Gradually, our entire system of worldview frames of reference is being restructured, and we increasingly face the reality of Spirit. It appears that religions were not a naïve mistake of humanity, as some materialistically included thinkers of 19th and 20th century hurried to conclude: These are not just and mainly authoritarian and despotic social power institutions—although in their exoteric form they could definitely lead (and in fact did lead) to various abuses of power, inquisitions and so on… however, now we see abuses of power from contemporary cynical and atheistic in their nature power institutions as well. Wherever there is power, there is always the risk of power abuse. Religions are rather a living dynamic search of answers on the questions raised by spiritual experience that is encountered everywhere in all cultures with no exception.
Spirituality and religiosity are not limited to exclusively mythic religion. Mythic religion is an external trace of some sort of important interior knowledge which was discovered by the founders of religions and transmitted from generation to generation by the keepers of spiritual wisdom in as skillful way as they were capable of (and no one is perfect and flawless). This is knowledge that has been acquired through trials and errors, often through some insight or “direct revelation”—knowledge about how we can cultivate our relationship with our own Spirit and how we can ascend to the higher knowledge of that which every one of us is in the innermost depth of our consciousness.
So, the key starting point for Integral spirituality is in the recognition of the simple truth of the existence of spiritual reality which is the planetary and, perhaps, even universal legacy of all sentient beings. Every human being has the right for spiritual self-realization in any culture of the world—for seeking and finding answers to ultimate questions of “life, God, universe, and everything.” Various religious movements are not absolutely identical to each other; they often explore relatively different depths of spiritual realization, sometimes making different emphases. However, I have no doubts that in their essential forms all religions are an attempt to ascend the single transcendental mountain of reality.
Even agnosticism and atheism (as some fuzzy terms) are rationalistic attempts to offer some sort of practice of finding answers to questions of spirituality. This is an attempt to seek answers that is offered by those who are primarily not acquainted with transpersonal states of consciousness in their own experience (in their own first person). Since many militant atheists are conditioned through their upbringing in a way that disallows them to turn towards seeking the transcendent, they project this transcendent reality onto some symbol, such as, for instance, the “sacred image” of science (which exists in their imagination), so they defend this sacred image with fervent religiosity. This is a typical example of how projective mechanisms of psyche work. In much of their stance they act irrationally and illogically, despite their worshiping of logic; their thinking is also often irrational; and they cling to the institutions of power and influence (which is totally understandable, given the bloody history of the European civilization which is related to the intolerance towards a diversity of thought and the temptation to eliminate heterodoxies; the fears that atheists have in front of religious fanaticism are understandable—however, in fighting with the monster for too long, dogmatic atheists themselves now become monsters which block the unfolding of rational and post-rational scientific progress). Atheism is not a given, it is a subculture, a subgroup of people who practice their particular way of interacting with reality, have their specific discourse, their own myths, practices, material basis…. as any other human tradition of reality enactment.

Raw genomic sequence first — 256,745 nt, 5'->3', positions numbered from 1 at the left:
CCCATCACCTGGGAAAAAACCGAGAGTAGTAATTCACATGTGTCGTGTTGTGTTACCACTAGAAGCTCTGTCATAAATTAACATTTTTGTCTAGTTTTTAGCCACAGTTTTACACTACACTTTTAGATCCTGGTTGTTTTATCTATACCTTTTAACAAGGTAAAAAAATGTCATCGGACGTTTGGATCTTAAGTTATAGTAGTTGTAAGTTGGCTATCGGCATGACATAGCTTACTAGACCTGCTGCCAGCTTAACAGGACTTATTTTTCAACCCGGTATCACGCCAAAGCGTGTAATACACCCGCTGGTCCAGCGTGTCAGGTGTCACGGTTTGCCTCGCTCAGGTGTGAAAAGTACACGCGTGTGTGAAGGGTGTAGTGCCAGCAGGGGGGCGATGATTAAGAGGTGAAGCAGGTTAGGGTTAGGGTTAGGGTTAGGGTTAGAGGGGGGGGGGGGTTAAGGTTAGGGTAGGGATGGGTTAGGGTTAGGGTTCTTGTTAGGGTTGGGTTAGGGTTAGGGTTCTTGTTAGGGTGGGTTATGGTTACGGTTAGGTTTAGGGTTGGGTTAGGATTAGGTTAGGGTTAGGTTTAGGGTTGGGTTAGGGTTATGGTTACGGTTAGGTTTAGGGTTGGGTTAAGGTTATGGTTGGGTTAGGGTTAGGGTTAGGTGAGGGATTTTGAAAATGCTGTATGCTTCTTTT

Integral studies of spirituality show that some traditions, while being absolutely legitimate paths, stop at the foot of the spiritual mountain; other traditions ascend it half-way; yet other traditions ascend to its very top. This is determined through applying the principle of transcending and including: If one tradition or line of spiritual practice can evoke (that is, includes) experiences which in their deeper features correspond to those of another tradition, and if, however, this tradition add something significantly novel to those experiences, then it touches a level of spiritual realization which transcends but includes the level with which the other tradition works. In other words, all traditions are important, but not all traditions are equal, and some of them need further development and require supplementary practices in order to heed the maximum result. Not everyone agrees with this; such people prefer to continue their practice as it is. This is okay. It’s just there are others who disagree with such an approach and who supplement Zen with Mahamudra practice, for instance, in order to overcome, say, the barrier between the causal state and the nondual state of awareness.